Around 1870, modernization arrives in the Argentine countryside, and the gaucho without any fixed occcupation will be considered either a vagrant or an outlaw, which may earn him a prison sentence or military service in the frontier. His woman, the “china” of bucolic sunsets waiting mate in hand by the rustic gate, falls into poverty and has no option but to work as a servant in the landlord´s house – in which she must “serve” in every capacity- or sell her charms for some coins. And thus is prostitution launched in an Argentina which was quite avid for labour of this kind.


The turn of the century finds Argentina as a land of opportunity and it is swarmed by migratory waves fron the impoverished European countries. Some arrived in this wild and unknown land with their families, but others preferred to risk it alone, and their loneliness had to be alleviated somehow. A population in which men otnumbered women fostered new working possibilities and introduced the Golden Age of Prostitution and Ruffianism.

The “white slave traffic”, the“whitest trade”, the “road to Buenos Aires”, are the names of an organized industry which involved vast amounts of money and power, and “imported” European women to equip the brothels. It was a clandestine operation, marginalized by the law, but neverthelesss public due to its inevitable association with the police and the politicians which gave it carte blanche.

It was directed by the notorious Zwi Migdal, a Jewish mutual aid organization which, as early as the 1900’ s, eventually controlled the payed sexual life of Argentinians and immigrants. With brothels all over the country but mainly in Buenos Aires and Rosario, they arranged the shipping of women from Poland and other European nations; women who had been deceived into coming to an unknown country, alone and ignorant of the language, and who were auctioned to the owner of a chain of whorehouses.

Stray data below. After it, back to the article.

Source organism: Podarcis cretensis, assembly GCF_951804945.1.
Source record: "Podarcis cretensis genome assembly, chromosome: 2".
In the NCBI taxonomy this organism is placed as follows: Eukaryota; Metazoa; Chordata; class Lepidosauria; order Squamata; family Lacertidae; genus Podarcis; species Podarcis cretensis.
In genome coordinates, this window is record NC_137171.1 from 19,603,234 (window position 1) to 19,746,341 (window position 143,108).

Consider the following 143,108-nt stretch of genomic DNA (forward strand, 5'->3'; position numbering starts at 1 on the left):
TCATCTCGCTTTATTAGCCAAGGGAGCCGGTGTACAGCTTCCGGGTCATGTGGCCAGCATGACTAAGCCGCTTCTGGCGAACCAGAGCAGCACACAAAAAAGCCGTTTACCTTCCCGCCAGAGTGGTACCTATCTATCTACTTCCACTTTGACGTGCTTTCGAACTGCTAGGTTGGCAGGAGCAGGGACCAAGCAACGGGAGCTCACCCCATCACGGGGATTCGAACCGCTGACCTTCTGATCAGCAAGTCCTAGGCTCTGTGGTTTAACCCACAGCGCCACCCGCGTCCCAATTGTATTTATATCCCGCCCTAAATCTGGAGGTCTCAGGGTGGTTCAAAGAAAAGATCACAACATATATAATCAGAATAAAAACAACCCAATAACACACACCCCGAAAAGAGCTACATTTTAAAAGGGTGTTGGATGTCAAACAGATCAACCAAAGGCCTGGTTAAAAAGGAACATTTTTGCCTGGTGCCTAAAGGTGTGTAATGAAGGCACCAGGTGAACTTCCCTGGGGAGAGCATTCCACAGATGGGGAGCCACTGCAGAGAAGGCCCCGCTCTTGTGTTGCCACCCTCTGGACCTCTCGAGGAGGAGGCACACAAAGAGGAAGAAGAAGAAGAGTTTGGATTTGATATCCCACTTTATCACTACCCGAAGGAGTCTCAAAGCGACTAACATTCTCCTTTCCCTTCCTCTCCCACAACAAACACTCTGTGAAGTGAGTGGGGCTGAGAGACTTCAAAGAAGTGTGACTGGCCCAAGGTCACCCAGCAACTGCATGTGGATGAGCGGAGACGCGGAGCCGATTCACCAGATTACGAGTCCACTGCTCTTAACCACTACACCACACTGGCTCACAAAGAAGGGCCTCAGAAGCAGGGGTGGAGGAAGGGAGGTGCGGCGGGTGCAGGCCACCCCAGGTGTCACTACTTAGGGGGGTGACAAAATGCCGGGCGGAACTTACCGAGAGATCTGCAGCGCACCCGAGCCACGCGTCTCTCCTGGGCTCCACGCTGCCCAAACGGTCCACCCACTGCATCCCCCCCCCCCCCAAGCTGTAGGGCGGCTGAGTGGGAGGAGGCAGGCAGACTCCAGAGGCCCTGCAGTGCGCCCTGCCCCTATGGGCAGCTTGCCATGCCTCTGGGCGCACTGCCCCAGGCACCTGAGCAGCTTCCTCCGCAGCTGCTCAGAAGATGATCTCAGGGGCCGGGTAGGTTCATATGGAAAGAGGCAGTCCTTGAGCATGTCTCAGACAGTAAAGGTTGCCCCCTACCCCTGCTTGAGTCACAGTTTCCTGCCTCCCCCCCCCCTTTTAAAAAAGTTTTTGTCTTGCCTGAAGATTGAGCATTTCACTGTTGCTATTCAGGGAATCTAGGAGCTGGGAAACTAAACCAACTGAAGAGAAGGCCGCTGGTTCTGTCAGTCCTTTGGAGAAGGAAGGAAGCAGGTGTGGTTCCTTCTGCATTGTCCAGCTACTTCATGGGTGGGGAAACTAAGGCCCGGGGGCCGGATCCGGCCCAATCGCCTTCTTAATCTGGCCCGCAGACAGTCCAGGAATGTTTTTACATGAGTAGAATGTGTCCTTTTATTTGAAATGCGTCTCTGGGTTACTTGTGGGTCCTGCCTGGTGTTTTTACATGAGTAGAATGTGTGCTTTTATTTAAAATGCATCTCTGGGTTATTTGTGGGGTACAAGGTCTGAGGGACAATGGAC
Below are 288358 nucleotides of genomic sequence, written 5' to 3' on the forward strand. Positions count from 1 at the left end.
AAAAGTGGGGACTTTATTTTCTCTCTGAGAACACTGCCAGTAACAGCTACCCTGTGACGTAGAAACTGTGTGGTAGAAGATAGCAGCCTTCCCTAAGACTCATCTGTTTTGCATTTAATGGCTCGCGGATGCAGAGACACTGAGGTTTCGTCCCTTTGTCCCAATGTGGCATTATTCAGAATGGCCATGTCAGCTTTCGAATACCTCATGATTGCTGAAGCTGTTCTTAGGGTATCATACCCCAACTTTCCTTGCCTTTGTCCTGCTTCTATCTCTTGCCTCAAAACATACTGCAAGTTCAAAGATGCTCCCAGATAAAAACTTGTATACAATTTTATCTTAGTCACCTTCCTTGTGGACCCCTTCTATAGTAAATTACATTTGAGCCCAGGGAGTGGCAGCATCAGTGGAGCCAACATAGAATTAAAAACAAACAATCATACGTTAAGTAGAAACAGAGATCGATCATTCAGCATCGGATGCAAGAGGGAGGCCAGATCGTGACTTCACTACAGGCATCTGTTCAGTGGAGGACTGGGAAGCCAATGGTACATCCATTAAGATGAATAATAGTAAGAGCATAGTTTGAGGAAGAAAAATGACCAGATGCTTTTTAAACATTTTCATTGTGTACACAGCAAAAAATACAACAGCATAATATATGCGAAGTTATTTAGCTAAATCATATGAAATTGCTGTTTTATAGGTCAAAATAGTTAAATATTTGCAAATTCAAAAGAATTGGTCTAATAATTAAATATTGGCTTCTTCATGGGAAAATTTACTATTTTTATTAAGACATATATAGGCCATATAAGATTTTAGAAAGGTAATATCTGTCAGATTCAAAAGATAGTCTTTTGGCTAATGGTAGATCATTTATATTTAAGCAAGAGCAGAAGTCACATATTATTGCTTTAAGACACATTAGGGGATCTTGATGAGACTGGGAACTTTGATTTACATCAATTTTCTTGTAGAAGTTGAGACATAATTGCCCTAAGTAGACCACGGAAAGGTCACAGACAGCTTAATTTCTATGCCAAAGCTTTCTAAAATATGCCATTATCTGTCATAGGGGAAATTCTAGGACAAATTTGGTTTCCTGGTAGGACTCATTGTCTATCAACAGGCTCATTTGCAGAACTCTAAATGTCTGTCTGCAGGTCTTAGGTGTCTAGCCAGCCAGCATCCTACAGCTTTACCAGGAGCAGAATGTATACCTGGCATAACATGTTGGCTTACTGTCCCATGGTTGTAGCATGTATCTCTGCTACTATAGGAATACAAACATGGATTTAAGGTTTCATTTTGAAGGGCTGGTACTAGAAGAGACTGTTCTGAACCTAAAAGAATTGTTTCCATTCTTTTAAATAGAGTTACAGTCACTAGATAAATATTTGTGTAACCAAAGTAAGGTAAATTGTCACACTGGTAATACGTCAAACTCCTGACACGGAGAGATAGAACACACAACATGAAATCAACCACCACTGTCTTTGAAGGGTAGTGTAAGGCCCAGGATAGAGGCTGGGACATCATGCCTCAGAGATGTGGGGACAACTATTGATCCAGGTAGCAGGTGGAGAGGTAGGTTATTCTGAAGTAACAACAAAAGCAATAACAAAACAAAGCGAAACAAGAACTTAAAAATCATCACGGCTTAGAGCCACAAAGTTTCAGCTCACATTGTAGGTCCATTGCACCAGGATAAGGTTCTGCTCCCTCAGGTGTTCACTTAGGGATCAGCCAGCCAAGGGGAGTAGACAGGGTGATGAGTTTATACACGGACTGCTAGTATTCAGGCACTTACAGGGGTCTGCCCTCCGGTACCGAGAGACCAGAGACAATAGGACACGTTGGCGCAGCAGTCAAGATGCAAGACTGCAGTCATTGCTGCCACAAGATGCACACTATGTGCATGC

Although Buenos Aires had not authorized the activity, “merchandise” was abundant and public., as Roger Salardenne observed in 1930, during his world tour of fleshpots :
“...The capital of Argentina has been invaded by wanton women from all the countries of the world. They do not ply their trade in the streets. They search for their clients preferably in caffés, ´dancings´, cabarets, playhouses and theatres. We may say without incurring in error that every unaccompanied woman in the street, after nine o´clock in the evening, is a prostitute.”

On the other hand, in Rosario prostitution was not only permitted, but also perfectly regulated since 1900. In the brothels, the women kept the tally of customers with tokens or “chapas”, as in the Petit Trianon in the infamous Pichincha street, so that they did not handle money, which guaranteed their safety in the case of robbery, and administrative control. The government looked after hygiene and health conditions, compelling prostitutes to keep a “sanitary card”, where the medical doctor who checked them on a periodical basis, set down, together with a sealed fiscal stamp, the patient´s condition: HEALTHY, SICK, MENSTRUATING, EMPTIED.



The intensity of the erotic life was showcased not only in the brothels, but also in the “porteña” ( of Buenos Aires) expression par excelence; the Tango.
The popularity of that music, together with the sensuality of the dance, which relegated it to marginal circles, produced tangos with picaresque or saucy titles, as “69”, “Dos al Hilo”, “Metele Bomba al Primus”, “Tocame la Carolina”, “Afeitate el 7 que el 8 es Fiesta”, “Empujá que se va a Abrir”, and many other subtleties of the same kind, impossible to translate to English with same sense.

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